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New Legislation

The release of new legislation regarding data protection within the “Electronic Communication Sector”, is the perfect time to review what data your organisation holds and how you are managing the process and storage of it within your organisation.

Who has issued the legislation?

The Data Protection Commissioner enforces the data protection aspects of the Regulations and the Commission for the Communications Regulation (ComReg), is responsible for ensuring compliance with some technical and practical elements of implementing the Regulations.

Why is this important?

The Commission has the power to prosecute those who commit offences (that’s fines of up to €5,000 – per message in the case of unsolicited marketing), so it’s important to stay within the law – not only that, but if your organisation stays within the law it will prove beneficial to your organisation in terms of marketing.

Who does the legislation apply to?

If you are reading this, there is a fair chance that it applies to you. In short, the regulation applies to organisations that use electronic methods (telephone, email, via a website etc), to communicate with previous or target customers.

 So, what’s the skinny?

Data security is a hot topic at the moment, especially with the latest security breaches, including the Epsilon security failure, possibly the largest name and email address breach in history of the internet. On March 30th, there was “an incident” where by a number of Epsilon clients’ customer data were exposed by an unauthorised entry into their email system, (handling more than 40 billion email annually and over 2,200 global brands, that’s quite “an incident”).

Keep the data safe and secure

This includes protecting the data from accidental or unlawful destruction, accidental loss or alteration and unauthorised access, processing or disclosure.  Ensure that the data can only be accessed by authorised personnel for legally authorised purposes.  Any breach in security must be reported to the Office of the Data Protection Commissioner.  Make sure that it is accurate, relevant and not excessive – only ask for what you need.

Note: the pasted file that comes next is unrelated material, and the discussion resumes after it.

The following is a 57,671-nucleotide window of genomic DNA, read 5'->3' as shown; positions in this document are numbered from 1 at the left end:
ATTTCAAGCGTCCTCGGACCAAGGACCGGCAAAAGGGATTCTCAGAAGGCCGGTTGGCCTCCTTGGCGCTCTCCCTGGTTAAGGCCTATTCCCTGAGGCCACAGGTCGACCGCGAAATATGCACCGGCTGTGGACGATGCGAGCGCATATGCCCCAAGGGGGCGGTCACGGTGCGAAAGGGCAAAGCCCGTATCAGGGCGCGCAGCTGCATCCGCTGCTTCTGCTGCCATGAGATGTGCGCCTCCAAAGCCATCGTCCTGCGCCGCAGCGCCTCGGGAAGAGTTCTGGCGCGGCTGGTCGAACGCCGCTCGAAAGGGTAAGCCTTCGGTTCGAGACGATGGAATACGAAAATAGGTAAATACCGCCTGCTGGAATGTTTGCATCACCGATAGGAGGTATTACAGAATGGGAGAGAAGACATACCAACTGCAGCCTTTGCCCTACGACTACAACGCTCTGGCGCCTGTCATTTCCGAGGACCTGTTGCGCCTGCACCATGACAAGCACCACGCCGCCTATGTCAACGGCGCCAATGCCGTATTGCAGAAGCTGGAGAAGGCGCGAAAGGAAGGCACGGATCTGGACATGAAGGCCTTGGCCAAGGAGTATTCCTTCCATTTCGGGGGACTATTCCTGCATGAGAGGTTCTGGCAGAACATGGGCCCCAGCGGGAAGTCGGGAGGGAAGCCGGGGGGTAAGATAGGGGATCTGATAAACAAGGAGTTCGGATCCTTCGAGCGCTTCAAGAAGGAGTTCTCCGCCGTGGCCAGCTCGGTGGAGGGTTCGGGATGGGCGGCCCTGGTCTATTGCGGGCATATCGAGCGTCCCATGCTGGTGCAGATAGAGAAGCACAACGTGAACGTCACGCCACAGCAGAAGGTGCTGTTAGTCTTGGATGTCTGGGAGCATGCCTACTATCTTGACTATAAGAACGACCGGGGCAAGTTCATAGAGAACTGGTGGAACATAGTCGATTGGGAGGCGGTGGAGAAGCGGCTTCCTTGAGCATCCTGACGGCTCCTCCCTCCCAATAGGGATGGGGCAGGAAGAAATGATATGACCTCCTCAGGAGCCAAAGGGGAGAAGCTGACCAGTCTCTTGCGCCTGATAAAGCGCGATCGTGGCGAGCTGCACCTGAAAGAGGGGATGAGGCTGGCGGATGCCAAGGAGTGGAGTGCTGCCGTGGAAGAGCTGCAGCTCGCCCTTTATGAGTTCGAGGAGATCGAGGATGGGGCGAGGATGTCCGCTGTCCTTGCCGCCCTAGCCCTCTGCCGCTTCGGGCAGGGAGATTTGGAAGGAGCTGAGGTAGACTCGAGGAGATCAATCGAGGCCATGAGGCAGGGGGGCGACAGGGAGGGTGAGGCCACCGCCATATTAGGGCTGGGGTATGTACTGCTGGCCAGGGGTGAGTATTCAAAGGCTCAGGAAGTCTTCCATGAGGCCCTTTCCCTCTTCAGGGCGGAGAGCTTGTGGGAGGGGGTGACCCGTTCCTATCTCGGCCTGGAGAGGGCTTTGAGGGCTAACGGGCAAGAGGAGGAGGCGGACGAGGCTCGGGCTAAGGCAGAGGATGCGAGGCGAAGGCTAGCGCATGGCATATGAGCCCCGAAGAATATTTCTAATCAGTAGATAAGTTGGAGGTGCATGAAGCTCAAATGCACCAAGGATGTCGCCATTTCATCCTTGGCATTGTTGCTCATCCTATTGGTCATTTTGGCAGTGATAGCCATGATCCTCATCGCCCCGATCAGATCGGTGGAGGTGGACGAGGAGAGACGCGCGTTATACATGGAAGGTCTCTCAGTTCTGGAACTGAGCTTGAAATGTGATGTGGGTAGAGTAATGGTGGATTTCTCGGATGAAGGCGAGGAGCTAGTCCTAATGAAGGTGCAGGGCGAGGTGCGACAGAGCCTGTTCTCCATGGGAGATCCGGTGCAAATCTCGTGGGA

When holding information on a contact, it must not be excessive – only ask for what you need.  If you go on to contact the person, remember that the rules are more restrictive in the case of marketing by electronic mail of individuals who are not customers. In our 2011 Digital Marketing Survey, we found that 49% of customers would regard an unsolicited email with irrelevant content to be SPAM.

Remember that the sender of an e-mail or SMS must include the name of the organisation / sender and a valid address at which they can be contacted. This is a legal requirement and must be included in every communication.

As a minimum, an individual must be given a right to refuse such use of their personal data both at the time the data is collected (an “opt-out”) and, in the case of direct marketing by electronic means, on every subsequent marketing message.  The “opt-out” right must be free of charge.  Don’t try to trick your customers – make the unsubscribe link easy to find.

If an individual is not a customer, electronic mail may not be used to send a marketing message to their contact address unless the prior opt-in consent of that individual has been obtained to the receipt of such messages – a consent that can be withdrawn at any time.

 What if they are your customers?

In instances where the data has been collected at a point of sale, it may only be used for direct marketing via email if the following conditions are met:

  • The product or service is of a kind similar to that which was sold to the customer at the time their contact details were obtained.
  • When these details were collected, the customer was given the opportunity to object at that time, in an easy manner and without charge, to their use for marketing purposes.
  • The customer must be given the right to unsubscribe to further messages, in each email.
  • The details were collected within the previous 12 months or the subscriber has received a marketing electronic mail within the previous 12 months to which they did not unsubscribe using the cost free means provided to them by the direct marketer

The “opt – in” consent expires after twelve months, so be sure to keep in regular contact with your database.

 

 



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